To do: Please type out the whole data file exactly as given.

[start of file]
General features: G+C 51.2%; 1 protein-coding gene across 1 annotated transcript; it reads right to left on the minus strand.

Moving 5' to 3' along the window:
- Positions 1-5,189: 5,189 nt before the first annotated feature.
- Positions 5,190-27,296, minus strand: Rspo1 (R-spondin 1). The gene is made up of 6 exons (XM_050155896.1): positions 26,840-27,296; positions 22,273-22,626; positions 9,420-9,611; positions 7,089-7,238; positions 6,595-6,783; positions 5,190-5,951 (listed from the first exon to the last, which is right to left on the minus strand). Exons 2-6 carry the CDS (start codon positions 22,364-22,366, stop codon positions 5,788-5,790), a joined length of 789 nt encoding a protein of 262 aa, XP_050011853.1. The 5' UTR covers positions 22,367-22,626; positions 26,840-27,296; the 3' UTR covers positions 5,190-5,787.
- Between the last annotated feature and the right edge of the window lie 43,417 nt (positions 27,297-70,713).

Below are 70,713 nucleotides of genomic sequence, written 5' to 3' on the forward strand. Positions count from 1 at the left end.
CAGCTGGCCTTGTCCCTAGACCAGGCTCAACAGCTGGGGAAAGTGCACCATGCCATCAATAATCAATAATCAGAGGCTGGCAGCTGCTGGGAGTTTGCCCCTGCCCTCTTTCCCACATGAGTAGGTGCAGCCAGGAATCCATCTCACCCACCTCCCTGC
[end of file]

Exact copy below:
General features: G+C 51.2%; 1 protein-coding gene across 1 annotated transcript; it reads right to left on the minus strand.

Moving 5' to 3' along the window:
- Positions 1-5,189: 5,189 nt before the first annotated feature.
- Positions 5,190-27,296, minus strand: Rspo1 (R-spondin 1). The gene is made up of 6 exons (XM_050155896.1): positions 26,840-27,296; positions 22,273-22,626; positions 9,420-9,611; positions 7,089-7,238; positions 6,595-6,783; positions 5,190-5,951 (listed from the first exon to the last, which is right to left on the minus strand). Exons 2-6 carry the CDS (start codon positions 22,364-22,366, stop codon positions 5,788-5,790), a joined length of 789 nt encoding a protein of 262 aa, XP_050011853.1. The 5' UTR covers positions 22,367-22,626; positions 26,840-27,296; the 3' UTR covers positions 5,190-5,787.
- Between the last annotated feature and the right edge of the window lie 43,417 nt (positions 27,297-70,713).

Below are 70,713 nucleotides of genomic sequence, written 5' to 3' on the forward strand. Positions count from 1 at the left end.
CAGCTGGCCTTGTCCCTAGACCAGGCTCAACAGCTGGGGAAAGTGCACCATGCCATCAATAATCAATAATCAGAGGCTGGCAGCTGCTGGGAGTTTGCCCCTGCCCTCTTTCCCACATGAGTAGGTGCAGCCAGGAATCCATCTCACCCACCTCCCTGC